Young Voter

Biko Baker Speaks About Breaking Silos at APALA Convention Plenary

Biko Baker,  Executive Director of The League of Young Voters Education, shines light on how we can really change the organizing game. He shares simple action steps to ensure that an organization’s message is viewed by its most important constituents.  Watch his brief 10 minute speech to learn  how the League has been breaking silos across the nation with technology.

No Guns Allowed in Busboys & Poets

Yesterday we had another mass shooting.  It’s getting to the point where these random acts of violence are almost becoming cliche.  And mothers burying their children should never be so common place that we don’t recognize the brutality of mass murder.

This Friday the League will be in DC sharing the stories of the hundreds of peace ambassadors we’ve met since our campaign has started. And having a robust dialogue with community activist and national leaders 

Please Join Us at Busboys & Poets  on 5th and K  at 10 a.m. EST


If you are interested in adding your name to our list if supporters, simply text PEACE to 69866!!


From Inside the Rally: ALEC Conference in Chicago

jesseRecently, I traveled with the African American Civic Engagement Roundtable to Chicago to protest the ALEC National Convention. ALEC is the American Legislative Exchange Council, and is made up of legislators, businesses, and foundations from across the country. The members of this council draft policies for various state legislatures and promote free markets, limited government, and federalism at the state level. These same policies often go against worker’s rights, cripple voting rights, privatize our schools, and maintain minimum wage at its current level or eliminating it altogether.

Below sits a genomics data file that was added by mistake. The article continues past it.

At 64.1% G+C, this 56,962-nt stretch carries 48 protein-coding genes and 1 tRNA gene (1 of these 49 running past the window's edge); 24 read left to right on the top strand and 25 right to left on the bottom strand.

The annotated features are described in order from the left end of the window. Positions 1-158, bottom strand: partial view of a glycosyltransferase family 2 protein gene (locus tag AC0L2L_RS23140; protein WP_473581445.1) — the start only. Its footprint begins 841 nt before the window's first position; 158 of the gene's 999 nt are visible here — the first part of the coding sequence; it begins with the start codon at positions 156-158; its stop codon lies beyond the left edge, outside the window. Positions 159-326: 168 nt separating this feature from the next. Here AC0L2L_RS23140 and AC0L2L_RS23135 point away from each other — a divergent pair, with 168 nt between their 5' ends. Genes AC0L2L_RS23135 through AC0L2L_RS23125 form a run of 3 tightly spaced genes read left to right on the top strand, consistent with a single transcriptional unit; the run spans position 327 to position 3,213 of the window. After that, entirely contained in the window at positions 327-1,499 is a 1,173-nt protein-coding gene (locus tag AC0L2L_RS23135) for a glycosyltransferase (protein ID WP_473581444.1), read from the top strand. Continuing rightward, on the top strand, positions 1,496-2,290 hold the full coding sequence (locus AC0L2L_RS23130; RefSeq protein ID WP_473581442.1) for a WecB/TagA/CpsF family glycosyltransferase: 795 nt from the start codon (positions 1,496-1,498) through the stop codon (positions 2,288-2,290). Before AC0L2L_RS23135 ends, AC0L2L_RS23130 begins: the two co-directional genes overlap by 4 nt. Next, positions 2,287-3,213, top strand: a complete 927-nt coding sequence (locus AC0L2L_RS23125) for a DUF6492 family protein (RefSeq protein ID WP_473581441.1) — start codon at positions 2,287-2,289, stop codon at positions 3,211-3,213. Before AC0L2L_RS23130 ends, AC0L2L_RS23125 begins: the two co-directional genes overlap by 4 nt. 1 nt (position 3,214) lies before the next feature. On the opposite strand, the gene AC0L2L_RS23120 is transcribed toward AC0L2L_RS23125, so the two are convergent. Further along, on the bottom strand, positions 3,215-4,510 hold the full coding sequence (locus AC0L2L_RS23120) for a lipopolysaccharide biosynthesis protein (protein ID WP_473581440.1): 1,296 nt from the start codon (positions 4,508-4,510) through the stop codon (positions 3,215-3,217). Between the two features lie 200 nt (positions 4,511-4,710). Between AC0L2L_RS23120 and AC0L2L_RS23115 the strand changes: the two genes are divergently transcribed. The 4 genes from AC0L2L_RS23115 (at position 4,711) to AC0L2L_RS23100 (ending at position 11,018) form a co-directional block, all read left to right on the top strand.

To join the movement for livable wages, sign up here.

When our group arrived at the Palmer House, you could see many of the protesters already demonstrating outside the hotel. As we entered the hotel and began to ascend to the conference room where the ALEC meetings were being held, we were abruptly stopped and told to exit the hotel immediately if we were not guests of the hotel.

Upon my exit from Palmer House, I was quickly approached by a suited gentleman and told that if I entered the hotel again I would be placed under arrest. This was further fuel added to the revolutionary fire burning within. Initially, I was upset and wanted to disregard the threat and go back in but when I saw that on the other side of the hotel there were protesters and a makeshift stage set up in the middle of the street in downtown Chicago, I knew my place was out here among the people.

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